On the morning of December 4, 1928, “Dapper Dan” Hogan, a known mob boss during the height of St. Paul’s organized crime days, entered the garage of his home located at 1607 West 7th Street. He opened the door of his Paige coupe and climbed behind the wheel. When he pressed his foot to the starter of the vehicle, a bomb planted beneath the floorboards detonated nearly amputating his right leg. Nine hours later at a St. Paul hospital, Hogan slipped into a coma and died.
Known as the “Irish Godfather”, Hogan was a principal figure in the Twin Cities underworld during the 1920s. He operated the Green Lantern Saloon on Wabasha Street in downtown St. Paul. The establishment catered to crooks, bootleggers and shady characters associated with organized crime. The Green Lantern operated as a speakeasy and an illegal gambling casino, as well as a front for laundering stolen property and money among other things.
The O’Connor System
Under the O’Connor layover agreement, when criminals arrived in St. Paul their first stop would most often be to check in at the Green Lantern. Hogan acted as a liaison between the St. Paul Police and the crooks, collecting bribes and delivering the money to the police. As a result of the layover agreement, St. Paul became a haven for some of the most notorious gangsters in the first half of the twentieth century. Known criminals such as John Dillinger, Ma Barker, Alvin “Creepy” Karpis, “Baby Face” Nelson and Al Capone spent time in St. Paul considering it a safe haven from the law.
Hogan and the police worked together to ensure that gangsters would be protected in St. Paul as long as they refrained from committing any crimes within the city limits. While surrounding towns and cities suffered, St. Paul remained relatively free of major crimes. At the height of his reign as St. Paul’s mob boss, the U.S. Justice Department referred to Hogan as “one of the most resourceful and keenest criminals” in the country.
After having a late breakfast on the morning of December 4th, Hogan intended to head downtown from his home on West 7th Avenue in St. Paul. Newspaper accounts indicate that two men had been seen near the home’s garage around 6:00 AM that morning. Around 11:30 AM, Hogan climbed behind the wheel of his Paige coupe. He depressed the starter of the vehicle detonating a nitroglycerin bomb planted beneath the floorboards.
Fragments of the bomb entered Hogan’s right leg near the ankle and continued up to his knee. His right hand and arm were severely lacerated and he suffered a significant head wound as well. The blast shattered windows in both the car and the garage. The hood and steering wheel flew off and the force of the explosion bounced the car out of the garage and into the alley behind the home.
When neighbors and family members arrived on the scene immediately after the explosion, they found Hogan unconscious in the front seat of the car, his right leg nearly torn off and bleeding profusely. Hogan was taken to a St. Paul Hospital where his leg was amputated. After slipping into a coma later in the day, Hogan died at 8:55 PM that night.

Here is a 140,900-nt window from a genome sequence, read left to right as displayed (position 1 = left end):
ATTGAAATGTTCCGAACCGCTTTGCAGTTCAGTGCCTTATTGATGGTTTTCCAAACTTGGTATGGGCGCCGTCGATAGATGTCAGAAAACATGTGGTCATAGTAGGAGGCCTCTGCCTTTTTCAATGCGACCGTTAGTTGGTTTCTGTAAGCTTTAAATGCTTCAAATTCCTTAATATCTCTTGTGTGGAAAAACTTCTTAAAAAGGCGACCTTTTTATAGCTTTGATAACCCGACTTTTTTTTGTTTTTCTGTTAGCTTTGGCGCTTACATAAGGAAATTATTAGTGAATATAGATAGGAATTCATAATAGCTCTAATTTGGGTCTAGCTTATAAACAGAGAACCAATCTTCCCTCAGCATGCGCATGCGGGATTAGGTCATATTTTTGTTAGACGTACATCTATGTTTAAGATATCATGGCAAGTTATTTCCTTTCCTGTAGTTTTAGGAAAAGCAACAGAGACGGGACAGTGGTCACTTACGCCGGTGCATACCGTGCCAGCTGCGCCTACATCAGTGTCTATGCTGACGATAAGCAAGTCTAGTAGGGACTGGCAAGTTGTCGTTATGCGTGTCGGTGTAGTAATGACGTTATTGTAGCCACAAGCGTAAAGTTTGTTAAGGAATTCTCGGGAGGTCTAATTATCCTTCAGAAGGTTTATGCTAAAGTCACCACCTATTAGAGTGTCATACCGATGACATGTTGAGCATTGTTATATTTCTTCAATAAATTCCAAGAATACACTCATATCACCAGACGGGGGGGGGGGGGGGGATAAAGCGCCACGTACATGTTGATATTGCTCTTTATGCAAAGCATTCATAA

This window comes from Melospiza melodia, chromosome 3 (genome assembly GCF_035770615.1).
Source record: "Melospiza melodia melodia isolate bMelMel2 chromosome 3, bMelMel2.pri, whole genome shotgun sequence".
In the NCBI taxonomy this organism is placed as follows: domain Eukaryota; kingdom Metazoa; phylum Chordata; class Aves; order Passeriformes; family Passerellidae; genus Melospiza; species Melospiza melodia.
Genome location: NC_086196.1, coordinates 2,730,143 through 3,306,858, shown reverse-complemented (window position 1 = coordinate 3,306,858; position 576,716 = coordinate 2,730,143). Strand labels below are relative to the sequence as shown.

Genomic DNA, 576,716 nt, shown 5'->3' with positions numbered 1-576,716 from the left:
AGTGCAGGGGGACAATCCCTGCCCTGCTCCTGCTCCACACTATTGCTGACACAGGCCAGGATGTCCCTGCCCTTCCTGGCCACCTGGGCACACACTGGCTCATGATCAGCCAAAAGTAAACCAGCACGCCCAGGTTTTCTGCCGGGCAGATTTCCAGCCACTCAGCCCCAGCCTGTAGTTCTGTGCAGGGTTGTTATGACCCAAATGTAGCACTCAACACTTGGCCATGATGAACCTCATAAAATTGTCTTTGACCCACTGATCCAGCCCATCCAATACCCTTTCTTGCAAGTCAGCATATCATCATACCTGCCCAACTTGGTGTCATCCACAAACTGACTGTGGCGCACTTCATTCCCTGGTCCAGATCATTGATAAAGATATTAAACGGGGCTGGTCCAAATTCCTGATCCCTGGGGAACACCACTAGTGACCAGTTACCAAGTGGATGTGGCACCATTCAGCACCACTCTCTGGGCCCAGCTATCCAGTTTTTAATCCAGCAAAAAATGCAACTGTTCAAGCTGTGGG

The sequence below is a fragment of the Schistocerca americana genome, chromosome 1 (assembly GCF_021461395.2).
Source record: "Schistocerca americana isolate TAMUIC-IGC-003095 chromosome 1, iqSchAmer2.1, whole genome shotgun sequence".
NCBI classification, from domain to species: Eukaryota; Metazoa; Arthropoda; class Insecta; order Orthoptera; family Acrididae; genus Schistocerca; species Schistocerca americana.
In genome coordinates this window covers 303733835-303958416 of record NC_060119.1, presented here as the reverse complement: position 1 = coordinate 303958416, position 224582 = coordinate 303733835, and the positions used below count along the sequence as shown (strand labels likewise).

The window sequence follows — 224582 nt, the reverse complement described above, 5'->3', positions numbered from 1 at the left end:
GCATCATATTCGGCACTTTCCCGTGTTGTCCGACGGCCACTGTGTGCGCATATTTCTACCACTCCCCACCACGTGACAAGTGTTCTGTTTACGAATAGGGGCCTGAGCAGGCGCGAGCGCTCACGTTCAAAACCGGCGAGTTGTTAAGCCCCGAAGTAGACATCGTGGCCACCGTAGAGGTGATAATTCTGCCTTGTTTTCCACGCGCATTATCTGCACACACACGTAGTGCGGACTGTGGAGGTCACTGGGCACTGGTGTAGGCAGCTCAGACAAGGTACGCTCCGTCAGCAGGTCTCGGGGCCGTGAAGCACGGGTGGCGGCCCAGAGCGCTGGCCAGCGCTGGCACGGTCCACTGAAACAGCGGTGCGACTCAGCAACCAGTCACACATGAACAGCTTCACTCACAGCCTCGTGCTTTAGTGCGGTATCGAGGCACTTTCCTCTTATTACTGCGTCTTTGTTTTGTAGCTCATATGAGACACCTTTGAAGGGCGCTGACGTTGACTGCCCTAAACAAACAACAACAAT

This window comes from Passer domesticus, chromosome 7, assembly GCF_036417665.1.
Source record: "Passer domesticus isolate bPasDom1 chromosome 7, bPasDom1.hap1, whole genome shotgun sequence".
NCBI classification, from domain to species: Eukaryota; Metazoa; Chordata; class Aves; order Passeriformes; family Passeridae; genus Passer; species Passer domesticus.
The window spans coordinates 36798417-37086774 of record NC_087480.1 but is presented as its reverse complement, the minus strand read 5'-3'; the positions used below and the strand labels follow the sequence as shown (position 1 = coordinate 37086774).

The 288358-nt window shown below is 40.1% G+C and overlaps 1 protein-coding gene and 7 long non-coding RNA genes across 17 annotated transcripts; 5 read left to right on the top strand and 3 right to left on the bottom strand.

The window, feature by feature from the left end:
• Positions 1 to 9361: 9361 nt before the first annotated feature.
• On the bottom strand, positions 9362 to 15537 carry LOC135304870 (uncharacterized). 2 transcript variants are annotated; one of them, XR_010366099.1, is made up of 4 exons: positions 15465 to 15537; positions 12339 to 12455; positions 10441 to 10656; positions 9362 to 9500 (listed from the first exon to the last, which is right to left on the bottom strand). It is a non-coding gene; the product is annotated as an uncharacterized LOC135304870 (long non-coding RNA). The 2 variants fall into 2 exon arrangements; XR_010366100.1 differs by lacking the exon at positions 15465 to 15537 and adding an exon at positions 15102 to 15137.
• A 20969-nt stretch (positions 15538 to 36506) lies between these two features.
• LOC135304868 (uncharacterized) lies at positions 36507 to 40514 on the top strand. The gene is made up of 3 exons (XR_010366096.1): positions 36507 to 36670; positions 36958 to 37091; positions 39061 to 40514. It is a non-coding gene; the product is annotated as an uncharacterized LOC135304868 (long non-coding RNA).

Not an Enemy in the World
In a statement made to the assistant Ramsey County attorney, Edward Diehl, after the explosion, Hogan said, “I don’t know what happened or why it happened. I touched the starter and that’s all I remember.” He further stated, ” I don’t know who could have done it. I didn’t know I had an enemy in the world.”
Speculation in the newspapers in the days that followed indicated that New York gangsters had likely been called in for the hit. These experts in the “newest form of bomb killing” were likely hired by a gang of Minneapolis gamblers. Hogan’s death was especially notable as it was one of the first instances of death by a car bomb in the nation.
Keep Your Friends Close…
Although the murder is still technically considered unsolved today, declassified FBI files reveal that the most likely person responsible for the hit on Hogan was his assistant at the Green Lantern, Harry “Dutch” Sawyer. According to FBI files, Sawyer felt that Hogan had cheated him out of his cut from a nearby casino operation. He also allegedly resented the fact that he was never repaid $25,000 he had put up to bail Hogan out of prison a few years earlier.
Before the bombing, Hogan told his wife that he had stashed $50,000 in a safe deposit box. He instructed her to retrieve the money in the event of his death. When she went to get the money, she found only an empty box. The only other person known to have had a key to the safe deposit box was Harry Sawyer. After Hogan’s murder, Sawyer inherited the Green Lantern Saloon and took over as St Paul’s mob boss. He served as St. Paul’s ‘fixer’ until the early 1930s but never rose to the level, nor earned the respect, that “Dapper Dan” Hogan had achieved.
The former home of “Dapper Dan” Hogan is located at 1607 West 7th Street in St. Paul
- “Danny Hogan Slain: Victim of Auto Bomb”, Minneapolis Morning Tribune, December 5, 1928
- “Police Act to Balk Hogan Revenge War”, Minneapolis Star, December 5, 1928
- “Danny Hogan’s Leg Torn Off by Bomb”, St. Paul Dispatch, December 4, 1928
- Brown, Curt, “1928 car bombing that killed St. Paul mob boss ‘Dapper Dan’ Hogan still unsolved”, Minneapolis Star Tribune, April 28, 2018
- Forsyth, Owen, “The Green Lantern Saloon – St. Paul, Minnesota”, April 14, 2019, Retrieved from: https://theirishmob.com/the-green-lantern-saloon-st-paul-minnesota/
- Reicher, Matt, “When St. Paul – officially – served as a safe haven for criminals”, July 29, 2014, retrieved from: https://www.minnpost.com/mnopedia/2014/07/when-st-paul-officially-served-safe-haven-criminals/
- Maccabee, Paul, ‘John Dillinger Slept Here’, Minnesota Historical Society Press, 1995